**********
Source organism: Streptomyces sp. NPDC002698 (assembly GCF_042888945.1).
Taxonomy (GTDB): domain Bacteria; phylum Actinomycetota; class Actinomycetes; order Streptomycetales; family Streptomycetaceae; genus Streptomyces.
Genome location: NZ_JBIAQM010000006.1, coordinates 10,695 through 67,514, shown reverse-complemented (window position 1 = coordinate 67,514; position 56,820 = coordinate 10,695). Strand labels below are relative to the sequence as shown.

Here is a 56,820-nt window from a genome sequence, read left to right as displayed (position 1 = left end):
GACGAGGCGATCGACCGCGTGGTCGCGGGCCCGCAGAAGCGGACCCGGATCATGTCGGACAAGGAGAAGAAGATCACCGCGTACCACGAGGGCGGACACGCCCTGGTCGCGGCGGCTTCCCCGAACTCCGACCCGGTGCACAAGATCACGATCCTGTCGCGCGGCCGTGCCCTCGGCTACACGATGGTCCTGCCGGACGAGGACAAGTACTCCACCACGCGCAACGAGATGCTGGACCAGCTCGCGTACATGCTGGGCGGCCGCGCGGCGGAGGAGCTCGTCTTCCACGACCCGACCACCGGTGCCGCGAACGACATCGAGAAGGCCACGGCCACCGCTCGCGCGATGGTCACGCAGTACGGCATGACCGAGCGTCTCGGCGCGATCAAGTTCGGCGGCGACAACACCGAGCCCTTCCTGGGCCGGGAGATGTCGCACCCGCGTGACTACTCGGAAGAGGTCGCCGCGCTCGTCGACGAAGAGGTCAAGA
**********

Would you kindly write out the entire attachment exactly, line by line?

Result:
Source organism: Streptomyces sp. NPDC002698 (assembly GCF_042888945.1).
Taxonomy (GTDB): domain Bacteria; phylum Actinomycetota; class Actinomycetes; order Streptomycetales; family Streptomycetaceae; genus Streptomyces.
Genome location: NZ_JBIAQM010000006.1, coordinates 10,695 through 67,514, shown reverse-complemented (window position 1 = coordinate 67,514; position 56,820 = coordinate 10,695). Strand labels below are relative to the sequence as shown.

Here is a 56,820-nt window from a genome sequence, read left to right as displayed (position 1 = left end):
GACGAGGCGATCGACCGCGTGGTCGCGGGCCCGCAGAAGCGGACCCGGATCATGTCGGACAAGGAGAAGAAGATCACCGCGTACCACGAGGGCGGACACGCCCTGGTCGCGGCGGCTTCCCCGAACTCCGACCCGGTGCACAAGATCACGATCCTGTCGCGCGGCCGTGCCCTCGGCTACACGATGGTCCTGCCGGACGAGGACAAGTACTCCACCACGCGCAACGAGATGCTGGACCAGCTCGCGTACATGCTGGGCGGCCGCGCGGCGGAGGAGCTCGTCTTCCACGACCCGACCACCGGTGCCGCGAACGACATCGAGAAGGCCACGGCCACCGCTCGCGCGATGGTCACGCAGTACGGCATGACCGAGCGTCTCGGCGCGATCAAGTTCGGCGGCGACAACACCGAGCCCTTCCTGGGCCGGGAGATGTCGCACCCGCGTGACTACTCGGAAGAGGTCGCCGCGCTCGTCGACGAAGAGGTCAAGA